painting of person standing on a log in a lake with apocalyptic fire in the distance
Not a Thing Between Me and You (detail) … Recent painting by Emily van Lidth de Jeude, in response to Neil Young’s song, “Overhead”. This painting deals with our compulsion to just keep going into an unknown future, together, even when we don’t know we’re not alone. It’s about courage.

But what if we can’t march? And even if we can, how are we going to propel this impetus into action? How are we going to actually save our future on this planet? (Let’s face it, we’re not going to another planet, and instead of talking about “our children’s future” now, we’re talking about our own.) We’ve got months or a couple of years to turn this around, and even if we do, storms like this are now here to stay. So what can we do about it?

  1. Become resilient.
    We can stop following the status quo, and learn to live differently than our youths and the media told us to. Learn to cook our own food. Learn to pivot our careers and plans and housing situations as needed, and without being traumatized. Adaptable creatures survive.
  2. Make our kids resilient. 
    So you might know I usually write about unschooling. That was (and still is) my effort to raise resilient, independent, capable adults. And it worked! At 18 and 21, my kids are now living independently (together), paying their own way, and making changes for a better world.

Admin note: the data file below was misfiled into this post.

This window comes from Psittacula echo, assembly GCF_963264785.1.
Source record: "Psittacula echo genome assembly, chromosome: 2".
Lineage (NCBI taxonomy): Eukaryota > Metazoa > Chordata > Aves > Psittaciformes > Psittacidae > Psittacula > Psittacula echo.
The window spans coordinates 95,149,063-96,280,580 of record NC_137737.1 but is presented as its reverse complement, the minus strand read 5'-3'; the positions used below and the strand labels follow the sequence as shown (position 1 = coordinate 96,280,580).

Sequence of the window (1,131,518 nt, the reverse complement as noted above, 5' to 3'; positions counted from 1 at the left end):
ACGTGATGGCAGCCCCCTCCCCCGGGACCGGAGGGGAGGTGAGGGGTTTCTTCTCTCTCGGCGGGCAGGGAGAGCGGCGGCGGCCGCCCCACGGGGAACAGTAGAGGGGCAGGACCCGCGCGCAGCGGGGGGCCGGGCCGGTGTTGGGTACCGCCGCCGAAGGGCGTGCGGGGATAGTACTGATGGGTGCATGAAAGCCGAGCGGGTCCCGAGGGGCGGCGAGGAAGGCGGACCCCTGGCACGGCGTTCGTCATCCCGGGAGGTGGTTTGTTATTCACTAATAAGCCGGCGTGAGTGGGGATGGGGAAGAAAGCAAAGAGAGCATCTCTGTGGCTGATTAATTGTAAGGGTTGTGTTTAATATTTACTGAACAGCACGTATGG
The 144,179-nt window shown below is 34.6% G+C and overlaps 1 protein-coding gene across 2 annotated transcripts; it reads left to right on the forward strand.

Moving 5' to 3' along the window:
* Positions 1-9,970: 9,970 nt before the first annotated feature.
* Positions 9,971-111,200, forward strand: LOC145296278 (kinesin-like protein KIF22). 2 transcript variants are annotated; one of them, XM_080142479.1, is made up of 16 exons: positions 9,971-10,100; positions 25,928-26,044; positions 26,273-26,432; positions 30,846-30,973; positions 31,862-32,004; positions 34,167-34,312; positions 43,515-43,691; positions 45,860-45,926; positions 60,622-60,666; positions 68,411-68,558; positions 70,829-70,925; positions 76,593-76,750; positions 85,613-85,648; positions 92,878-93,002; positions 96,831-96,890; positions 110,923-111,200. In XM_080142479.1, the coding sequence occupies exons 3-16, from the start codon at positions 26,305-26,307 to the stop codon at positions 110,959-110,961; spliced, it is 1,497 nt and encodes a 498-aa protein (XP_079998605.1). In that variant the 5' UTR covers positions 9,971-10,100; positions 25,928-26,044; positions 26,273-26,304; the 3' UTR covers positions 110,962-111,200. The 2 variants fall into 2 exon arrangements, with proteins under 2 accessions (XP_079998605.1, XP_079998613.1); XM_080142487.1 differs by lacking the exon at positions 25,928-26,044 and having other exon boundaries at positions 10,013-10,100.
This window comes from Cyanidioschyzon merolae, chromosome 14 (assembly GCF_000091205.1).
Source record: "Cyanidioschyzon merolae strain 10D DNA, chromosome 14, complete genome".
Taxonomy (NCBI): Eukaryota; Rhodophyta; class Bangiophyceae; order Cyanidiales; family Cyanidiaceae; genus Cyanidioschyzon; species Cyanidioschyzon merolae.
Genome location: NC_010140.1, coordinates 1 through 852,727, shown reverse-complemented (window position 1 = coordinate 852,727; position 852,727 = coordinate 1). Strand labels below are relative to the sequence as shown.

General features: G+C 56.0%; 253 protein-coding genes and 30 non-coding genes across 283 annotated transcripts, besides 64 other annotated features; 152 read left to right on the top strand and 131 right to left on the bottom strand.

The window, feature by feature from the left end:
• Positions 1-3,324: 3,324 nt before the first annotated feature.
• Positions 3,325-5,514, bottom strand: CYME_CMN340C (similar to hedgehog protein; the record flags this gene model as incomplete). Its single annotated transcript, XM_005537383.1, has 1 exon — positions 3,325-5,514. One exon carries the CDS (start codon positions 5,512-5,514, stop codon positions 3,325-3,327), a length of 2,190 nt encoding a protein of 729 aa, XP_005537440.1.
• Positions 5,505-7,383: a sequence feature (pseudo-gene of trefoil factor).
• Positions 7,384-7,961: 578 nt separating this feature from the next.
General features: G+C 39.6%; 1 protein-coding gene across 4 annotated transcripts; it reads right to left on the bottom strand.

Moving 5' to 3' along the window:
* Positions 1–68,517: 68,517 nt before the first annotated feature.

Unschooling isn’t the only way to make our kids resilient. Any kind of freedom to explore and develop their own skills will help. As will encouraging schools to opt for explorative learning, wilderness education, and all the things that will help our kids be connected, creative, courageous, and resourceful. Those are the skills our kids will need to survive our new world.
  3. Grow food.
    Whatever we can do, whether it’s growing sprouts on our kitchen counters to save $10/week in veggies, or escaping the rat race to go whole-hog on a homestead — just do it. We can all (and yes I mean all) grow at least some of our food. This not only saves money (if we learn from someone else who’s doing it effectively and don’t fall for sales tactics for all the gadgets we don’t need), it also brings us closer to our food, giving us a deeper understanding of life, our bodies, our connection to the ecology we live in, and nutrition. It’s healthier for us (fresher food), and it’s also healthier for the environment, since everything we grow (sustainably) ourselves is something we don’t buy from the unsustainable agricultural industry.
  4. Buy local.